Jill turned to look at the car in the parking lot and wished they were driving away already.

“Here! Really.” The man was right next to her again.

“Oh, you are so kind, but we are ok.”

“Just take this! I want you to have it.” He peeled the fiver off the crumpled stack of bills and shoved it at Jill. “Take it!”

“Ok. Thank you.” Jill accepted the money just to end the scene.

“Mom, can I have that?”

“Yeah, can we have that?”

“Boys… Really, thank you sir. That’s very generous.”

The man looked Jill in the eye for a split-second and then said to the wall, “I know what it’s like to be hungry, and I don’t want that to happen to these children.”

“Egg bites for Jill!”

“Oop! That’s us!” Jill swooped past the man to grab the food, and took Bran by the hand. “Let’s go, guys!”

“Black coffee for Gary!”

As the man turned his back, Jill said, “Thanks again” and quickly stashed the five dollars in the tip jar on the the bar.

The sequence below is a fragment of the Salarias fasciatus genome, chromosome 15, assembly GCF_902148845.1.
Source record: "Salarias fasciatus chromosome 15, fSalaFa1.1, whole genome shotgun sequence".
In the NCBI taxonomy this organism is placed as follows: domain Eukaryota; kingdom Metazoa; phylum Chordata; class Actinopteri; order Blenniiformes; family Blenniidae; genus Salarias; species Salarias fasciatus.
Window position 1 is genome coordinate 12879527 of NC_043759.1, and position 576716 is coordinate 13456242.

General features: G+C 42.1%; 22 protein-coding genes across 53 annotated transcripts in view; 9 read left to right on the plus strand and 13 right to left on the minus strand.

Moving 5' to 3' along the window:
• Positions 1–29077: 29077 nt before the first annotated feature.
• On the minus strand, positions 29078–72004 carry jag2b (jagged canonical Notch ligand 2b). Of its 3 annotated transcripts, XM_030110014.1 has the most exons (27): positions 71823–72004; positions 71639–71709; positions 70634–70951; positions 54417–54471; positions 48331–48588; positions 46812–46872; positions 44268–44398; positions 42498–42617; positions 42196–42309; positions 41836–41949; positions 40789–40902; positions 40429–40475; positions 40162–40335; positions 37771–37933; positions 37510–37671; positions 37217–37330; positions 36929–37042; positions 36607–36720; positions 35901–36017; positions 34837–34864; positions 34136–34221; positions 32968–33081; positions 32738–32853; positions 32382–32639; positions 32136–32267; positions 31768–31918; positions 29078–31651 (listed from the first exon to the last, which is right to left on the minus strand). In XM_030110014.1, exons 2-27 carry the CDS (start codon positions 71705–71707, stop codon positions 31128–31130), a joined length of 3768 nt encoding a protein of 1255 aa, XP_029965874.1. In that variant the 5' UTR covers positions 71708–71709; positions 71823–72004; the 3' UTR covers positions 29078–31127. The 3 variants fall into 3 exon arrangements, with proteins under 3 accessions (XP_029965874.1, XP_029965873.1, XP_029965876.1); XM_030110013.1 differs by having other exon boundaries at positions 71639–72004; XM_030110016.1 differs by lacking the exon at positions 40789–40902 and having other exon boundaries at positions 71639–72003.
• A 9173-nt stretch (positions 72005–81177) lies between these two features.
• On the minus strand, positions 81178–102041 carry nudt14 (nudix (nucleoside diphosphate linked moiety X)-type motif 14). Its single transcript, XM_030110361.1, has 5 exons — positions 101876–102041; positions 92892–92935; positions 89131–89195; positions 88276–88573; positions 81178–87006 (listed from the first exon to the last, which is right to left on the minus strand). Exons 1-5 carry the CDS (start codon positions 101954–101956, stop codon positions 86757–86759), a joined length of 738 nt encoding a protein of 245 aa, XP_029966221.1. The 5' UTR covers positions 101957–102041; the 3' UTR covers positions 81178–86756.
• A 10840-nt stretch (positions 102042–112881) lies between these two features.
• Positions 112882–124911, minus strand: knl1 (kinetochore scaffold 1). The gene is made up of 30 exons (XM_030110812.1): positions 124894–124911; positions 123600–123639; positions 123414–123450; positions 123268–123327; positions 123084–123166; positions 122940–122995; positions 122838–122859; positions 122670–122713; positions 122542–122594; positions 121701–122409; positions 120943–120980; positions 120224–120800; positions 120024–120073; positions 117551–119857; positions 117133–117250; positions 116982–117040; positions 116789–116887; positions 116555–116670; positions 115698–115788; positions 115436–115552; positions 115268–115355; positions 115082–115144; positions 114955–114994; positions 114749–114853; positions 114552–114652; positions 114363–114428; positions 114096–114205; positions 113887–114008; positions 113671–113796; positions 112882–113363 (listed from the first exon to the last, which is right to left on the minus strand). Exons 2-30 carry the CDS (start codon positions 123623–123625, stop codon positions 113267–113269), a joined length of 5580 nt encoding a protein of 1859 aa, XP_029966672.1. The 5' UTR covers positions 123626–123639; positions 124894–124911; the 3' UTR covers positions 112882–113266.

“Mom, that’s ou…”

“Nope,” Jill said through her teeth again and stared so hard at the boys that they withered into silence and turned toward the door. She herded them out and quickly marched them to the car.

“Mom, you could have given that money to us!”

“Yeah, you should have given it to us!”

“Boys, we do not need the money, and it would have been weird to keep it.”

“Still, he was trying to make sure we were ok.”

“You are ok. Unless you keep causing me drama, and then you will wish you were ok.”

“Are you threatening us?”

“Yeah, mom. We don’t threaten in our house.”

Jill laughed and shook her head. “Ayiyi! What is our life?!”

She backed out of the parking lot and turned toward the baseball field as Bran and Clark crumbled the brownies into bits and pressed the crumbs into ping pong sized balls for their pockets.


Advent 2018: FINAL

Advent 2018: FINAL